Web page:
SHOW WARNINGS;
+---------+------+----------------------------------------------------------------------+
| Level   | Code | Message                                                              |
+---------+------+----------------------------------------------------------------------+
| Warning |  140 | InnoDB: ENCRYPTED=NO implies ENCRYPTION_KEY_ID=1                     |
| Warning |  140 | InnoDB: ENCRYPTED=NO cannot be used with innodb_encrypt_tables=FORCE |
| Error   | 1005 | Can't create table `db1`.`tab1` (errno: 140 "Wrong create options")  |
| Warning | 1030 | Got error 140 "Wrong create options" from storage engine InnoDB      |
+---------+------+----------------------------------------------------------------------+
4 rows in set (0.00 sec)

When innodb_encrypt_tables is set to ON or FORCE, then you must ensure that innodb_encryption_threads is set to a non-zero value, so that InnoDB can perform any necessary encryption operations in the background. See background operations for more information about that. innodb_encryption_rotate_key_age must also be set to a non-zero value for the initial encryption operations to happen in the background. See disabling key rotations for more information about that.

Enabling Encryption for Manually Encrypted Tablespaces

If you do not want to automatically encrypt every InnoDB table, then it is possible to manually enable encryption for just the subset of InnoDB tables that you would like to encrypt. MariaDB provides the ENCRYPTED and ENCRYPTION_KEY_ID table options that can be used to manually enable encryption for specific InnoDB tables. These table options can be used with CREATE TABLE and ALTER TABLE statements. These table options can only be used with InnoDB tables that have their own InnoDB's file-per-table tablespaces, meaning that tables that were created with innodb_file_per_table=ON set.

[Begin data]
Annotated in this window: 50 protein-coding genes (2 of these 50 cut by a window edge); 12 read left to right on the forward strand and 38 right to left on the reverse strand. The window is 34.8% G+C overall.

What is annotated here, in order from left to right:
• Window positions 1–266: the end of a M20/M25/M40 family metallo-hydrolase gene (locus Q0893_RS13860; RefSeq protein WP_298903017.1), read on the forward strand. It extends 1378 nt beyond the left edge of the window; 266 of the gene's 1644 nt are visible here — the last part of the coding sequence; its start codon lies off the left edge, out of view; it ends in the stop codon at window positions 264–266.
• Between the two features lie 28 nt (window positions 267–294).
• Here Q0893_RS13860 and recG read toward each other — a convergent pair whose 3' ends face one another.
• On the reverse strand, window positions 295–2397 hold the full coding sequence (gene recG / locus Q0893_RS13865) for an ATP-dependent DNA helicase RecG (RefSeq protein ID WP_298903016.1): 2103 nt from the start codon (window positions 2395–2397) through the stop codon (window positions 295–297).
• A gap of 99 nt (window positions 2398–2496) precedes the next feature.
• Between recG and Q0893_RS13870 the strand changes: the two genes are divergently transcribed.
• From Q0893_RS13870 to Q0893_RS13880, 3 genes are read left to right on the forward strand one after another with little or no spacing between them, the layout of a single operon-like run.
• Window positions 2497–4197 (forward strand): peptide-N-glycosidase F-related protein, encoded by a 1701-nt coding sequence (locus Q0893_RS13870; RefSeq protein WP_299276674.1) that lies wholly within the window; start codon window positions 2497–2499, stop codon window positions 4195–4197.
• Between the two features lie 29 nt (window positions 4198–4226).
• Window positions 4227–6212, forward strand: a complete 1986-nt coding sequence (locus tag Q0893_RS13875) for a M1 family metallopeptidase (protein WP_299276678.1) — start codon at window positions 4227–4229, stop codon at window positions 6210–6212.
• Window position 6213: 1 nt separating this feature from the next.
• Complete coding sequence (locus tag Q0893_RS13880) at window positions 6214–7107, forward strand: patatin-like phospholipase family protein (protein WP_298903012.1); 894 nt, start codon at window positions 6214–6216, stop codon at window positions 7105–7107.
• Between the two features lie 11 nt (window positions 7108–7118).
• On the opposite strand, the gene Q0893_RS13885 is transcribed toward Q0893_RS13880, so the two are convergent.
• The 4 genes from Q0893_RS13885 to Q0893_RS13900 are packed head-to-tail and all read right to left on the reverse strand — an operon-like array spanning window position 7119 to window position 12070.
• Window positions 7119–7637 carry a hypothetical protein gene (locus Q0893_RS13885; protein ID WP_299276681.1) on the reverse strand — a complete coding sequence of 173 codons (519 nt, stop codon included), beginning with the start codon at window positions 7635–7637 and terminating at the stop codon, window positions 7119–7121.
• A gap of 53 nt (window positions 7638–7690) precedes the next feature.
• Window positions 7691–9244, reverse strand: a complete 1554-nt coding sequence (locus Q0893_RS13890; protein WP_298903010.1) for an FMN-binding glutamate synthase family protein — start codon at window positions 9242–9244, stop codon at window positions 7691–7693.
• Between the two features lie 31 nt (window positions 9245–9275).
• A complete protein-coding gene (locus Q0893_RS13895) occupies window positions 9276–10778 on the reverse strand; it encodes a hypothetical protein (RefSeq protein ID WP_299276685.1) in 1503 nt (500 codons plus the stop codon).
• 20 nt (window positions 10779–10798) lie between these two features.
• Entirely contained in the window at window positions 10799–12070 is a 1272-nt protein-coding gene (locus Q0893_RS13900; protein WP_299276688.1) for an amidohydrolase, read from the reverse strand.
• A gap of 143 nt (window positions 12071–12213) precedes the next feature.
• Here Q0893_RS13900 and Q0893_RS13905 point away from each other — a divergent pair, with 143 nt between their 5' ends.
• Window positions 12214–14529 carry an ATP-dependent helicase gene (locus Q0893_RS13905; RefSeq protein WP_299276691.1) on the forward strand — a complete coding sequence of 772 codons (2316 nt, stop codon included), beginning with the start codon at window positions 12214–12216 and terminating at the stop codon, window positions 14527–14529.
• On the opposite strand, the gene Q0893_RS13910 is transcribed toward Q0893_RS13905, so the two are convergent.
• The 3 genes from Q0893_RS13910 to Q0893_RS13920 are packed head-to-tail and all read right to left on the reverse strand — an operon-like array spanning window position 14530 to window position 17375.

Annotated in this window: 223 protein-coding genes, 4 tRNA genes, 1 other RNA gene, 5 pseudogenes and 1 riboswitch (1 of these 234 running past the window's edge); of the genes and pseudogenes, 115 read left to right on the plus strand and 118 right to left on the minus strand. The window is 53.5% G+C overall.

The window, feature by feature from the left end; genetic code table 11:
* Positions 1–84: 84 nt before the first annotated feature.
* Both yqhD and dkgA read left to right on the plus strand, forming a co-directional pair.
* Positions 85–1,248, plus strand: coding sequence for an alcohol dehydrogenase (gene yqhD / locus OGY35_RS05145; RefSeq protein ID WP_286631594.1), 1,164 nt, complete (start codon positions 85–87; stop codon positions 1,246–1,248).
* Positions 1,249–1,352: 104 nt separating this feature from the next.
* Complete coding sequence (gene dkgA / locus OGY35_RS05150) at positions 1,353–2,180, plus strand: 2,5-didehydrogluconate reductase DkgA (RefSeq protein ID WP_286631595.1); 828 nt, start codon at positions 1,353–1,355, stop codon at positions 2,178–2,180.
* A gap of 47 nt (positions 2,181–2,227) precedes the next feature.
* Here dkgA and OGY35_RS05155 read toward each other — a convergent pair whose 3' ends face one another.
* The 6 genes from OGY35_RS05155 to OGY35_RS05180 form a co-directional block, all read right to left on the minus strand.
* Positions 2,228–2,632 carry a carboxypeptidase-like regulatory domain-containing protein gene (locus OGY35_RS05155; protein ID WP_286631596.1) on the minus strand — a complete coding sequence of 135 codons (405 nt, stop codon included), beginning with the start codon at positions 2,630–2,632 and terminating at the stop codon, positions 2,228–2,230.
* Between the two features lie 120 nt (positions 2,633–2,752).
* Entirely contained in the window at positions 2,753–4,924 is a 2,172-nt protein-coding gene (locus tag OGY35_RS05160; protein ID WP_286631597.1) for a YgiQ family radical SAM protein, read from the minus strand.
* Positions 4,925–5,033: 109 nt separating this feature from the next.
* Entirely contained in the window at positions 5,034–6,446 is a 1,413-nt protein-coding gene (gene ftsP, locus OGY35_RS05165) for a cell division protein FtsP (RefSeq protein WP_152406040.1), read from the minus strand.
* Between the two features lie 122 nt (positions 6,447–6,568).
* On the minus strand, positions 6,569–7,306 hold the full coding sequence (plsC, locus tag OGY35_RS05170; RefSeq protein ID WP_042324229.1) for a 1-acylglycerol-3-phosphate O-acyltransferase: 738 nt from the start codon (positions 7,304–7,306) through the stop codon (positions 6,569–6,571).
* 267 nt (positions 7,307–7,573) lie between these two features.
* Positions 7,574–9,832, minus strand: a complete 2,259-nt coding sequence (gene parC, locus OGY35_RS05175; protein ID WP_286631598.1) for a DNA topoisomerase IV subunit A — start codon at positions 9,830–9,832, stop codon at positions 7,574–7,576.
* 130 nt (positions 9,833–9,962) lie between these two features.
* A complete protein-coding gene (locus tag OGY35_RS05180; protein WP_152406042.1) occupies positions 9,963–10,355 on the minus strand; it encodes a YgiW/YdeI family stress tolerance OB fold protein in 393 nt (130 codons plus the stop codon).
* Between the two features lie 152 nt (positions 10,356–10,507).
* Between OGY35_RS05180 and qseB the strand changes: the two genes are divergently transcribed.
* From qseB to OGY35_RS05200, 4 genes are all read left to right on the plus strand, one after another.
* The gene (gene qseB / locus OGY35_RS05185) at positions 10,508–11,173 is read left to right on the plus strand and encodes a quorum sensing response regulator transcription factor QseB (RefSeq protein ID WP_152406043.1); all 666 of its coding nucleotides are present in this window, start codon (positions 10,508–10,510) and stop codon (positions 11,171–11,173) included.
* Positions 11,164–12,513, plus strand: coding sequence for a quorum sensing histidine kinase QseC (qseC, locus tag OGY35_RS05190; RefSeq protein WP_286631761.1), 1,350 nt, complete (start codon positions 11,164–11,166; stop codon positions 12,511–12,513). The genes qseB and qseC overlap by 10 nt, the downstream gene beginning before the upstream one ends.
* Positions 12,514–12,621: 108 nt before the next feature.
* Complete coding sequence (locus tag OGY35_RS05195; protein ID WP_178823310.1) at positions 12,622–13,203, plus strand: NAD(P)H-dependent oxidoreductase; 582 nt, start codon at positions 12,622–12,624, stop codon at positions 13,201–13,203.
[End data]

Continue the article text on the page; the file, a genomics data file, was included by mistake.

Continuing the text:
Table OptionValueDescription
ENCRYPTEDBooleanDefines whether to encrypt the table
ENCRYPTION_KEY_ID32-bit integerDefines the identifier for the encryption key to use

You can manually enable or disable encryption for a table by using the ENCRYPTED table option. If you only need to protect a subset of InnoDB tables with encryption, then it can be a good idea to manually encrypt each table that needs the extra protection, rather than encrypting all InnoDB tables globally with innodb_encrypt_tables. This allows you to balance security with speed, as it means the encryption and decryption performance overhead only applies to those tables that require the additional security.

You can also manually specify a encryption key for a table by using the ENCRYPTION_KEY_ID table option. This allows you to use different encryption keys for different tables. For example, you might create a table using a statement like this:

CREATE TABLE tab1 (
   id int PRIMARY KEY,
   str varchar(50)
) ENCRYPTED=YES ENCRYPTION_KEY_ID=100;

SELECT NAME, ENCRYPTION_SCHEME, CURRENT_KEY_ID
FROM information_schema.INNODB_TABLESPACES_ENCRYPTION
WHERE NAME='db1/tab1';
+----------+-------------------+----------------+
| NAME     | ENCRYPTION_SCHEME | CURRENT_KEY_ID |
+----------+-------------------+----------------+
| db1/tab1 |                 1 |            100 |
+----------+-------------------+----------------+

If the ENCRYPTION_KEY_ID table option is not specified, then the table will be encrypted with the key identified by the innodb_default_encryption_key_id system variable. For example, you might create a table using a statement like this:

SET SESSION innodb_default_encryption_key_id=100;

CREATE TABLE tab1 (